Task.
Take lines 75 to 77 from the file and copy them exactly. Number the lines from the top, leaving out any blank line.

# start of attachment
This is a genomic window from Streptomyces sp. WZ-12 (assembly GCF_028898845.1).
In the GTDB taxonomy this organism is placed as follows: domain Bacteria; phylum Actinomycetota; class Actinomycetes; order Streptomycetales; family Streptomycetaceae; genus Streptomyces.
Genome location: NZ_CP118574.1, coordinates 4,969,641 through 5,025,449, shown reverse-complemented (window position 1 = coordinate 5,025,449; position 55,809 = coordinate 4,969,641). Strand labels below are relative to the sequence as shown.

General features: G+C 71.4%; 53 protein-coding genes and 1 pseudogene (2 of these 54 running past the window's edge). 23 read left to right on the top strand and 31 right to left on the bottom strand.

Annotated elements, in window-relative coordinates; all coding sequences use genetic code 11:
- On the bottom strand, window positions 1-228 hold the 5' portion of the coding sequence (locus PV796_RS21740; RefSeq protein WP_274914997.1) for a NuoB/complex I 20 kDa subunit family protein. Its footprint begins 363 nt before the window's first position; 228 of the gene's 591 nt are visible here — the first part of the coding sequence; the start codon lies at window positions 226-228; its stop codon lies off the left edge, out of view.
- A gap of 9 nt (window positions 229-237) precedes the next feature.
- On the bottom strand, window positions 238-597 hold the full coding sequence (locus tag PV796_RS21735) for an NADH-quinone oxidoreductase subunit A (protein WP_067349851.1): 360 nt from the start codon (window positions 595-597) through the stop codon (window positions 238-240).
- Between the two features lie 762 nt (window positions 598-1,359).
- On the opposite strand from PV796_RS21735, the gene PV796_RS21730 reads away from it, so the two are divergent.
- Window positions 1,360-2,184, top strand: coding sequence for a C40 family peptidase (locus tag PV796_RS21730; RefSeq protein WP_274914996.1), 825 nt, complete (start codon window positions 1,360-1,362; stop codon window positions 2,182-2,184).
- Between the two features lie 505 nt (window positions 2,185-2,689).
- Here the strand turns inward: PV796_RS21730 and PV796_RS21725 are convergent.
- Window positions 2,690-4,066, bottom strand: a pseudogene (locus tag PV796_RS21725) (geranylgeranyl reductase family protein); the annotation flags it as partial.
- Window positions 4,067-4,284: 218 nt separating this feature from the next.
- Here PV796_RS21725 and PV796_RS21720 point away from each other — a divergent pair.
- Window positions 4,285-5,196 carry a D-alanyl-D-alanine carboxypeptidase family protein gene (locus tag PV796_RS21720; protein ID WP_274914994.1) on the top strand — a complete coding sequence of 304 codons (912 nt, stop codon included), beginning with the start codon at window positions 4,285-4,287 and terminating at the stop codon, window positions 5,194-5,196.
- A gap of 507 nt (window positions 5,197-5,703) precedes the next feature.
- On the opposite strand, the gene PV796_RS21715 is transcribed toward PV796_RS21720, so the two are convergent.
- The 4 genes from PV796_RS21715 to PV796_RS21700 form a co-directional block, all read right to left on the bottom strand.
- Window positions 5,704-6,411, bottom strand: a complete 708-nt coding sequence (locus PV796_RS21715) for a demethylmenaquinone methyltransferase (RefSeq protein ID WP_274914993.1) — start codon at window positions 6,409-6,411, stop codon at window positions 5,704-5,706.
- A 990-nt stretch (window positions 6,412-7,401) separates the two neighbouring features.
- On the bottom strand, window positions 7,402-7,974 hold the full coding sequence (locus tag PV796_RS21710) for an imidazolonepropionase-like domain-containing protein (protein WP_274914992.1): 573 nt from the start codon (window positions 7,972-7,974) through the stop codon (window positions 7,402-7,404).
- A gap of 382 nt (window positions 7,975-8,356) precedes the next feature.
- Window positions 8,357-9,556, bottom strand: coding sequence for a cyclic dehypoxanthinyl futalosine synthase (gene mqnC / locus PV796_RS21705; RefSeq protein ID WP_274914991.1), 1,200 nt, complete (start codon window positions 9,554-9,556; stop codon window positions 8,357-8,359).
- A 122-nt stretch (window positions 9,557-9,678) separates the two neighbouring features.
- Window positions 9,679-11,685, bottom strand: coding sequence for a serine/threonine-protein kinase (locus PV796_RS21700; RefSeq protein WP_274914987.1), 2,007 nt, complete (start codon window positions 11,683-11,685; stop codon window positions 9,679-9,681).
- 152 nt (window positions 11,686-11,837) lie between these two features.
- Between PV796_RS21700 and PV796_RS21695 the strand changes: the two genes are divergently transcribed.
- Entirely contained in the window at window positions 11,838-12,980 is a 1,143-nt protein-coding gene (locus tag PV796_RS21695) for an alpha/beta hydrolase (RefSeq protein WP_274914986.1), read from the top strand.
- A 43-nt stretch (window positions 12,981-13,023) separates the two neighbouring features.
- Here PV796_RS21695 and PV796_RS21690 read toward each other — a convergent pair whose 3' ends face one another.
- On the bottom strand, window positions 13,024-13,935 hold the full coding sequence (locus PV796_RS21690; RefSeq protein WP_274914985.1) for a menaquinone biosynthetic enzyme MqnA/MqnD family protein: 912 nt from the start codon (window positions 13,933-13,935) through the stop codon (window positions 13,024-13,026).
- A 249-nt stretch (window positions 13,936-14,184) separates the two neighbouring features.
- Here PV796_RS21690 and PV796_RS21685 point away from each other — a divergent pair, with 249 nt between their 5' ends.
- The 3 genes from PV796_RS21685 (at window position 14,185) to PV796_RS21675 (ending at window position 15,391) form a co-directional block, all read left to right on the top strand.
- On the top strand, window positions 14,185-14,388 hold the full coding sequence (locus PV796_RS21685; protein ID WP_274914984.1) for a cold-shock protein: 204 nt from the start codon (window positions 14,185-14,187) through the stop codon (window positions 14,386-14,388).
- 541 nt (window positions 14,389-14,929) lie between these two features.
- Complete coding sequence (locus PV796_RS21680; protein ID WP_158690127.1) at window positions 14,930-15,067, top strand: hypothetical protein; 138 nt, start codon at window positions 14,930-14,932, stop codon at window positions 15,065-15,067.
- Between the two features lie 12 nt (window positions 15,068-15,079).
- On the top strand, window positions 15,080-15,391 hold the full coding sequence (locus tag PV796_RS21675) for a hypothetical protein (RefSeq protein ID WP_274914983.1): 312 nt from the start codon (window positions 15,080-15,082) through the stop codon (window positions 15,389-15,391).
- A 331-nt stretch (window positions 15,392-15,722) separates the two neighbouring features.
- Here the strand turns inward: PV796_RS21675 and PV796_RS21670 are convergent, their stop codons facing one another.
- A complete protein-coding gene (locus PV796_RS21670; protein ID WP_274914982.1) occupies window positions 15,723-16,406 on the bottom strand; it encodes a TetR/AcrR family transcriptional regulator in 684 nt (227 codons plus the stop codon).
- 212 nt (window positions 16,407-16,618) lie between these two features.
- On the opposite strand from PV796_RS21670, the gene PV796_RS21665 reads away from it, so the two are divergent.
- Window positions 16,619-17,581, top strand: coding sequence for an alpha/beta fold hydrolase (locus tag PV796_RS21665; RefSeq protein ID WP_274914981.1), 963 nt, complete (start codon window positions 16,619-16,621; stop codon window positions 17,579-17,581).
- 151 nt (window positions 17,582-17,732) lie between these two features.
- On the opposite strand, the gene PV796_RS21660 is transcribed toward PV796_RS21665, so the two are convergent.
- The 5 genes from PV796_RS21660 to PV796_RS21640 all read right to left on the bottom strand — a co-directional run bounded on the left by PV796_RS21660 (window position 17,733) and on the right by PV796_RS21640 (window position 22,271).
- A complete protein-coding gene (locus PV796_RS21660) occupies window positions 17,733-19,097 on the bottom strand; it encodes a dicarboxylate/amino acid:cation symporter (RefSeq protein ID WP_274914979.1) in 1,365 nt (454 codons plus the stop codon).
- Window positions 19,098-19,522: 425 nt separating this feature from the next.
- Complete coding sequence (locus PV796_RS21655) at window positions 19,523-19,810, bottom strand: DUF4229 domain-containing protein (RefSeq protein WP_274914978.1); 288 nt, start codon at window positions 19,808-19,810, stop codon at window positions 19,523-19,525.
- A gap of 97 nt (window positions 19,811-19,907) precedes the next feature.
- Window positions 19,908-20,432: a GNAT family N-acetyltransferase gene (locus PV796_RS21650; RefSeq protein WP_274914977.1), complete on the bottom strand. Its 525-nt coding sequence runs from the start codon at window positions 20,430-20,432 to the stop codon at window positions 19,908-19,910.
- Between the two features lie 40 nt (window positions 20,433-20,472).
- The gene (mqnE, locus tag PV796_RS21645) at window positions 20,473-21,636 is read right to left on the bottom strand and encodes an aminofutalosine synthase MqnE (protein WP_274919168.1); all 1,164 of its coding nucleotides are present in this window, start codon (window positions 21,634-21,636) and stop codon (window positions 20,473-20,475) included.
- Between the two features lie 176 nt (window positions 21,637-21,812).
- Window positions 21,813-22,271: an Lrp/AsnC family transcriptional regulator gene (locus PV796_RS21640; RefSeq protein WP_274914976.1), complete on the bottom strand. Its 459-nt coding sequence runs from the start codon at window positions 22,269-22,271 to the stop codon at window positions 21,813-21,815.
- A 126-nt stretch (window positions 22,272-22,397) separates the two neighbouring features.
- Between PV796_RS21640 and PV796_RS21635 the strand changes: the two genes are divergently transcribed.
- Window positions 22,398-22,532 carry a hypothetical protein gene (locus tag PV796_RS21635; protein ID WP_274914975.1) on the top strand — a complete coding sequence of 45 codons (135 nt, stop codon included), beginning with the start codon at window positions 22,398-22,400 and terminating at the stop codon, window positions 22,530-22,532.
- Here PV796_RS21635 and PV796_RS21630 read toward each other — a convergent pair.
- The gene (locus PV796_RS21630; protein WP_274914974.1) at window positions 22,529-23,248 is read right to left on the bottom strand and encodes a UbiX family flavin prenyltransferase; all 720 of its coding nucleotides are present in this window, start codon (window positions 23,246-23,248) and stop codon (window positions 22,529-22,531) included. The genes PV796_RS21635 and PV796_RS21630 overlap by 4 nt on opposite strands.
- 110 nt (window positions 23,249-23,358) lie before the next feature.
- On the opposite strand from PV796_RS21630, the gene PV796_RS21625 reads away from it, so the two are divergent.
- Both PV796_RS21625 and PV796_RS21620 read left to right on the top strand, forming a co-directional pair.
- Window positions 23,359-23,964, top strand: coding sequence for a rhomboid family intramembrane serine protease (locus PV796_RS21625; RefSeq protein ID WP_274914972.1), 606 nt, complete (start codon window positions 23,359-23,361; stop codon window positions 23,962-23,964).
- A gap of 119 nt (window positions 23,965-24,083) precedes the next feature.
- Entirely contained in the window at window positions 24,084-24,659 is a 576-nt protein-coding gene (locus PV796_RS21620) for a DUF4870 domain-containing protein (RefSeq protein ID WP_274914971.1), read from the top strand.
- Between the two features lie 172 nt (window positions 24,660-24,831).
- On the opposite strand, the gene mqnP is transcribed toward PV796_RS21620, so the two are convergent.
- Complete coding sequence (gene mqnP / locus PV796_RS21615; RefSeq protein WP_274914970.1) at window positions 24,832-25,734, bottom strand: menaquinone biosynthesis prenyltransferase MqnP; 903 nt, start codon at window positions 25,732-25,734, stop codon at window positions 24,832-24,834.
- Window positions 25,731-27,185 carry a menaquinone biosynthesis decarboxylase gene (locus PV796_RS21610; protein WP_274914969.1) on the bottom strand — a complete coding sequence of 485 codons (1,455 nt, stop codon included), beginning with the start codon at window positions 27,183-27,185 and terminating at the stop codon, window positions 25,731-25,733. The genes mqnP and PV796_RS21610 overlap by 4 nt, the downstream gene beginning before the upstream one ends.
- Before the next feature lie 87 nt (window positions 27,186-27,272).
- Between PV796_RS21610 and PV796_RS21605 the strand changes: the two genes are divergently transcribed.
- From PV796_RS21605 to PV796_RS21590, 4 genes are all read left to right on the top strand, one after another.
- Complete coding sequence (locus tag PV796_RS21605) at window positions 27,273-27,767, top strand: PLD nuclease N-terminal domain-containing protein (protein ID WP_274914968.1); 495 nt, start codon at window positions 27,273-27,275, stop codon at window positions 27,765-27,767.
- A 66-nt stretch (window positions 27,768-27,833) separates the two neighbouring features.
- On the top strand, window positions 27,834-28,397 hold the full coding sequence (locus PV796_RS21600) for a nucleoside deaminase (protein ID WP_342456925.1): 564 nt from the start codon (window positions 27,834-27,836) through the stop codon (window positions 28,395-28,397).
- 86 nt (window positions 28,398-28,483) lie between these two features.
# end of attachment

- Before the next feature lie 87 nt (window positions 27,186-27,272).
- Between PV796_RS21610 and PV796_RS21605 the strand changes: the two genes are divergently transcribed.
- From PV796_RS21605 to PV796_RS21590, 4 genes are all read left to right on the top strand, one after another.